Slave Trader - History's Most Ignoble Trade?
One who buys, sells or barters commodities or materials of value.
The term "Trader" is innocent enough, and no doubt, there are many
throughout history who have practiced this profession with honesty and
honor. The problem occurs when the "commodity of value" becomes men,
women and children. The Slave Traders, or those who traffic in slaves,
will doubtless claim the position as History's Most Detestable
A Slave Market in Atlanta Georgia in 1864
Slave traders were those who fitted
ships, sailed to the Slavery Coast of Africa, and procured men, women,
and children to bring back to be sold as enslaved laborers. This was an
expensive endeavor, and the Slave Traders were often backed by the Rich
and Powerful. In many cases, Slave Traders themselves were made
rich by their work.
Under any conditions, this work would be
detestable, but the outrage was multiplied by the complete inhumanity
with which they pursued their chosen profession. The conditions on
the slave ships were reprehensible, with
people packed so closely they could not even lie down.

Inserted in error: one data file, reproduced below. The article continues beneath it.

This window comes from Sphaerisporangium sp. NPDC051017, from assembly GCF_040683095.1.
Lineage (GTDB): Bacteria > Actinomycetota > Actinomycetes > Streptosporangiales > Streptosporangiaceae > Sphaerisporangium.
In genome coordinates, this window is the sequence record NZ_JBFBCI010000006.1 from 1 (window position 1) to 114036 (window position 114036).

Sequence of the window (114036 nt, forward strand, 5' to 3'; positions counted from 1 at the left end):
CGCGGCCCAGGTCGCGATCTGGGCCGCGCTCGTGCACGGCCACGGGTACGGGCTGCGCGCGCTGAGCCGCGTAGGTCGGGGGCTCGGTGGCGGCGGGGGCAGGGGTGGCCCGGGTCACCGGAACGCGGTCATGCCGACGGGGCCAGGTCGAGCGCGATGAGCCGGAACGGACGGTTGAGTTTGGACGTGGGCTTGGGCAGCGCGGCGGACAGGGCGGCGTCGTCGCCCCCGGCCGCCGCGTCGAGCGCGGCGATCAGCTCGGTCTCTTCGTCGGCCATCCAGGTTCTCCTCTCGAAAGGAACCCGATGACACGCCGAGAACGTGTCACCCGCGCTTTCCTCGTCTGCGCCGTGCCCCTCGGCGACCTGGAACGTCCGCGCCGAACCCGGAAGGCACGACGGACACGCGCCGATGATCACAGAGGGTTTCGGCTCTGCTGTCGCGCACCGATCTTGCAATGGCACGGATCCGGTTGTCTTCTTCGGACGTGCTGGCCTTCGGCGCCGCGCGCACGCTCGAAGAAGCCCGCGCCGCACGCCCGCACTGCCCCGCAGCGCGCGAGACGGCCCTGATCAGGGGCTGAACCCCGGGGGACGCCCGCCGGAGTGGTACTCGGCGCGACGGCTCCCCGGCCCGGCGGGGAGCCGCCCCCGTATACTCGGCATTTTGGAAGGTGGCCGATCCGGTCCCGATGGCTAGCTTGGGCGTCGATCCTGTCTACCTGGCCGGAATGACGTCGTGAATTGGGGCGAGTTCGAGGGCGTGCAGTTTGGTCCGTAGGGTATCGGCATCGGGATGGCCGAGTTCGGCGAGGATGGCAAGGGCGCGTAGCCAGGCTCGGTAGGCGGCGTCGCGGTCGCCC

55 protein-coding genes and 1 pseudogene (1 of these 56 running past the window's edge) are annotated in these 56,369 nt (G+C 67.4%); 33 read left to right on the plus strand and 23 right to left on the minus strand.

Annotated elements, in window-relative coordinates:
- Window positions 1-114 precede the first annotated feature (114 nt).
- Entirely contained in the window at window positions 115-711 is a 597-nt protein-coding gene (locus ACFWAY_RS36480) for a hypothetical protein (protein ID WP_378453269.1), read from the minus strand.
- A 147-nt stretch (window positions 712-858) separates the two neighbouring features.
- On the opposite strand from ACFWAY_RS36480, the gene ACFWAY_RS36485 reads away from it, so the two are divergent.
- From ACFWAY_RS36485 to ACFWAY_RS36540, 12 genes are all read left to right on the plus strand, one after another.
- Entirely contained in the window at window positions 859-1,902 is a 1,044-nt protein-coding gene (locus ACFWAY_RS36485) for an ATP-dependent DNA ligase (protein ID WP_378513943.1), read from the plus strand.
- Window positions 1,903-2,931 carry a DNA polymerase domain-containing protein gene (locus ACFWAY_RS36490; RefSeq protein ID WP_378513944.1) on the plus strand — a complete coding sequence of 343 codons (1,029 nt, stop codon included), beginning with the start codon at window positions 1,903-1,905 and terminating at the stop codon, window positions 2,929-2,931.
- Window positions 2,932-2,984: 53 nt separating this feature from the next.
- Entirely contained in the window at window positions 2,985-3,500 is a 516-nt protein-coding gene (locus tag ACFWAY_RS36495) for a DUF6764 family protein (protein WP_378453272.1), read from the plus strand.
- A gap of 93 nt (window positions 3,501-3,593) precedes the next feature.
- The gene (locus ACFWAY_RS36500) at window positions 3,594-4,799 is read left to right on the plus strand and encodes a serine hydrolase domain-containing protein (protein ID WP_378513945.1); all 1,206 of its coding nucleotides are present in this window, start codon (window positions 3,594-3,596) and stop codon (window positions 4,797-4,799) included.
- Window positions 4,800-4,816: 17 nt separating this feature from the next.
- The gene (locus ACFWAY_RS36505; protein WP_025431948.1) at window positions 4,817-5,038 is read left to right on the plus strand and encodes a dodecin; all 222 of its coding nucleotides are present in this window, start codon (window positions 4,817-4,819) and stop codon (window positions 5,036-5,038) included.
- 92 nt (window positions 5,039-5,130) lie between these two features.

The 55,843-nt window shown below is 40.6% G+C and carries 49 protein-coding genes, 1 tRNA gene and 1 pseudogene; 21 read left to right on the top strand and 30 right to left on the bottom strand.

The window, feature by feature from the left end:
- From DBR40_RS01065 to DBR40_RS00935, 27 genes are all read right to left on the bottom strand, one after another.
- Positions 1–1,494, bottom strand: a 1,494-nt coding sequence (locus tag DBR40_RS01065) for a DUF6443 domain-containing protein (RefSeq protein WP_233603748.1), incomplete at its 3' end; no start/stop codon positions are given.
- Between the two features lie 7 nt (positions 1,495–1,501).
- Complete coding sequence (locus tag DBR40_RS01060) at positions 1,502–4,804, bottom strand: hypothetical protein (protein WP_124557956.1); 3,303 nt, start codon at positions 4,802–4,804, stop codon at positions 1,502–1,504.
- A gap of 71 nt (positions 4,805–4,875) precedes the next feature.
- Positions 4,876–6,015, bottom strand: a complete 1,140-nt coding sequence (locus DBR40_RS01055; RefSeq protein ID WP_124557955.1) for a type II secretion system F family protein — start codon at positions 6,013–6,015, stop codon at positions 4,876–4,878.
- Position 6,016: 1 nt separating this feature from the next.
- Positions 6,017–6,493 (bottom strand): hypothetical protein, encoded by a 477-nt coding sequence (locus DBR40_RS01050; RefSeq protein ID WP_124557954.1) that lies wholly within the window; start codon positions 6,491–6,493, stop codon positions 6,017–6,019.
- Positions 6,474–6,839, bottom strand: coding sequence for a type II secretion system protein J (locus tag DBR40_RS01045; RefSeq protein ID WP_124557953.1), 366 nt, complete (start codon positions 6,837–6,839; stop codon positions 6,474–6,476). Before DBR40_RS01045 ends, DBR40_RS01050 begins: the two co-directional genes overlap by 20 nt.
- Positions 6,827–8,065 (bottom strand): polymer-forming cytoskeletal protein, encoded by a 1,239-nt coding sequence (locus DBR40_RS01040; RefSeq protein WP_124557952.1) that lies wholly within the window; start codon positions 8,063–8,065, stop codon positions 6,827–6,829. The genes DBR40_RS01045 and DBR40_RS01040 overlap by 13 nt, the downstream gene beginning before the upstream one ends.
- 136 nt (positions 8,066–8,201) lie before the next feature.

It is against this backdrop that we
present the following story. It is an engraving and article from
the March 8, 1862 edition of Harper's Weekly. The story describes
one of the most notorious of the Slave Traders - Nathaniel Gordon.
The story describes Mr. Gordon's capture, trial, and execution. Make
note of the detailed description of the conditions on Mr. Gordon's ship,
and the abject misery of his "passengers".
Of particular interest is Mr. Gordon's
last few hours of life. He was unrepentant to the end. His last
few hours were agonizing and miserable, as he prepared to face his
ultimate judgment for a life of greed and brutality.
THE EXECUTION OF GORDON, THE
Harper's Weekly, March 8, 1862
NOT the least important among the changes
which are taking place in the current of national policy and public
opinion is evidenced by the fact that on Friday, 21st February, in this
city, NATHANIEL GORDON was hung for being engaged in the slave-trade.
For forty years the slave-trade has been pronounced piracy by law, and
to engage in it has been a capital offense. But the sympathy of the
Government and its officials has been so often on the side of the
criminal, and it seemed so absurd to hang a man for doing at sea that
which, in half the Union, is done daily without censure on land, that no
one has ever been punished under the Act. The Administration of
has turned over a new leaf in this respect. Henceforth the slave-trade
will be abandoned to the British and their friends. The hanging of
Gordon is an event in the history of our country.
He was probably the most successful and
one of the worst of the individuals engaged in the trade. A native of
Maine, he had engaged in the business many years since, and had always
eluded justice. The particular voyage which proved fatal to him was